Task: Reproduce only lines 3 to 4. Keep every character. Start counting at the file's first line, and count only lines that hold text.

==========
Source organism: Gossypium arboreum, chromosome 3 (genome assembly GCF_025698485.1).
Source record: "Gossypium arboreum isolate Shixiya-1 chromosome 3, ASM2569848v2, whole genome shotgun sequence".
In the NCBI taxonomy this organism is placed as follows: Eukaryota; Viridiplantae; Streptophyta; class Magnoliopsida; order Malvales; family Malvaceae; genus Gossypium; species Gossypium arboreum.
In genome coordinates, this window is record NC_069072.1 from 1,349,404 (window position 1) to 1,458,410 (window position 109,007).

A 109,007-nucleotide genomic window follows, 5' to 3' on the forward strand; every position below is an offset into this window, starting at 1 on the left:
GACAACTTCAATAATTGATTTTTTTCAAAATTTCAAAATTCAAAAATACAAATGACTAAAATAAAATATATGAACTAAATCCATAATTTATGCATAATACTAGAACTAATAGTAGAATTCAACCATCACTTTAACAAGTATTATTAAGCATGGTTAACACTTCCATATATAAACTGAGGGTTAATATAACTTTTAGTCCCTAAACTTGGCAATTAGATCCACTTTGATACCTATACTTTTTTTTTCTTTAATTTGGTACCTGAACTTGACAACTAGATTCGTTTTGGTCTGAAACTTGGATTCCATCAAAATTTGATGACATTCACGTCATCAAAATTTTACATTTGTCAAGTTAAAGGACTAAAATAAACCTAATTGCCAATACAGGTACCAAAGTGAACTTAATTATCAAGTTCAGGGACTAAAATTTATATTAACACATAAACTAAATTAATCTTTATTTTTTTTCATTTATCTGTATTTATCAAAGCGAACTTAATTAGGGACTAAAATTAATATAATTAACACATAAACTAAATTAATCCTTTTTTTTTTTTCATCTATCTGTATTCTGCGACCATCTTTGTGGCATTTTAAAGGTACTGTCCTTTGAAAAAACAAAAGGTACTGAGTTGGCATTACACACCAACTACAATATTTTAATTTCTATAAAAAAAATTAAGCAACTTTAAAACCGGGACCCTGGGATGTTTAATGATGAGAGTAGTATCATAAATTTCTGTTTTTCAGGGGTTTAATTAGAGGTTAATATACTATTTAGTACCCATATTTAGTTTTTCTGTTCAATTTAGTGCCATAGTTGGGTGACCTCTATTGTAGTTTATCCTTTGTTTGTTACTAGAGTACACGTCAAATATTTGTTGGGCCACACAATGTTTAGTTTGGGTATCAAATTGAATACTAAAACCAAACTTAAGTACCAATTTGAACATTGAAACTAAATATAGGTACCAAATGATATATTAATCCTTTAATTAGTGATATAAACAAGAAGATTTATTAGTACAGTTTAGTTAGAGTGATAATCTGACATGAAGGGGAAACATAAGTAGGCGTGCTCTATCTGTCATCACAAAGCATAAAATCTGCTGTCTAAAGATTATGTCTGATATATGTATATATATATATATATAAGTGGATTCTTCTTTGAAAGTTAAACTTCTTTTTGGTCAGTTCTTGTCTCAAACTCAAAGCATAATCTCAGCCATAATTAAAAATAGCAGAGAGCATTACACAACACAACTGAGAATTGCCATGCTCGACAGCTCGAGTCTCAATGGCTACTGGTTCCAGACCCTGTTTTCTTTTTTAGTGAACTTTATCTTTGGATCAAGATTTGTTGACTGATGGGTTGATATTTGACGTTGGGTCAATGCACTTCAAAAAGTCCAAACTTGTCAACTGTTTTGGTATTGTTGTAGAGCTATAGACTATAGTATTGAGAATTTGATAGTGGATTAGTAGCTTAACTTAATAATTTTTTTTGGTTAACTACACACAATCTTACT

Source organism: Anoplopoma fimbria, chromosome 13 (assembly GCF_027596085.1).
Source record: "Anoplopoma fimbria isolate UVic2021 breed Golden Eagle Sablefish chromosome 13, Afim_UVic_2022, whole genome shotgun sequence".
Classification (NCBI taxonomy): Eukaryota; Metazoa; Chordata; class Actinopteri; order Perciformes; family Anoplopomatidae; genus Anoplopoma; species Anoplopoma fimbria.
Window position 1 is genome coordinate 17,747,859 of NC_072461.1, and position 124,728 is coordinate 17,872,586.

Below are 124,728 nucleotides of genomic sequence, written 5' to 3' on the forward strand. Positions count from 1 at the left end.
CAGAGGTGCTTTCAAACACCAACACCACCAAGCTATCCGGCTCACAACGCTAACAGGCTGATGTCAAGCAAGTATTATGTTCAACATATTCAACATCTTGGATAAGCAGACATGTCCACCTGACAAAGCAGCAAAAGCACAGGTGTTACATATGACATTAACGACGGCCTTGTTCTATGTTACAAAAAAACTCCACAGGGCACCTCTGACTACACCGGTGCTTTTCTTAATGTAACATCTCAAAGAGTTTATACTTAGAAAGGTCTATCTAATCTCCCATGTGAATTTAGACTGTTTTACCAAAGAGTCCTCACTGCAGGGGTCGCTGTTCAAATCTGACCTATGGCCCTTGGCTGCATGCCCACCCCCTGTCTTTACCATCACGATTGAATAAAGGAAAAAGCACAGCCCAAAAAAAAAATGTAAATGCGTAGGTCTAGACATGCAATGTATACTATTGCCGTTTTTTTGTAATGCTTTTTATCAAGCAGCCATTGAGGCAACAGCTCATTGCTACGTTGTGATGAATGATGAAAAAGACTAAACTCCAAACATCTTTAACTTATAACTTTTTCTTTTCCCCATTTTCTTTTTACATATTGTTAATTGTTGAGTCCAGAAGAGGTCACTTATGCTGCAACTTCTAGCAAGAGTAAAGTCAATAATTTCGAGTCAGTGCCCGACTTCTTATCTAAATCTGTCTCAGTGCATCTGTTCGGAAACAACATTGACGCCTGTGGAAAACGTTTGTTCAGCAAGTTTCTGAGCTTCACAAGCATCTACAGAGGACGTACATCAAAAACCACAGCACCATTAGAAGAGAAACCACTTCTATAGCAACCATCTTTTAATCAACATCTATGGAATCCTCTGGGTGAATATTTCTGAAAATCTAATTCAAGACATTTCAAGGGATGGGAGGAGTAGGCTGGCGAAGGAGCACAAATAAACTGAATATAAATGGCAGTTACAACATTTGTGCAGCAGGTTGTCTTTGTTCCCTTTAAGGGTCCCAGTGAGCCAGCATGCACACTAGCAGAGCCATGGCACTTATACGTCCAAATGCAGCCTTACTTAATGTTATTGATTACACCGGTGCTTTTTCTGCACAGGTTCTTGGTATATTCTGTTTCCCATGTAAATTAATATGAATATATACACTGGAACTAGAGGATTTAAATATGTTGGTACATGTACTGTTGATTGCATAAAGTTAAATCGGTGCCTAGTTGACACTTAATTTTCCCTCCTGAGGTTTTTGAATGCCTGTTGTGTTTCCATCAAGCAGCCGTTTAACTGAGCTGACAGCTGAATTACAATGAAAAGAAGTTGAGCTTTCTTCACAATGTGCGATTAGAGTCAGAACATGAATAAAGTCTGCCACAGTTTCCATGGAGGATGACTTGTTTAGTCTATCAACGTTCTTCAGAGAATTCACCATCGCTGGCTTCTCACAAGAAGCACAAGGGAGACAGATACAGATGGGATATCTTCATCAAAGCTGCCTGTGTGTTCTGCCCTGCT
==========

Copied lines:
In the NCBI taxonomy this organism is placed as follows: Eukaryota; Viridiplantae; Streptophyta; class Magnoliopsida; order Malvales; family Malvaceae; genus Gossypium; species Gossypium arboreum.
In genome coordinates, this window is record NC_069072.1 from 1,349,404 (window position 1) to 1,458,410 (window position 109,007).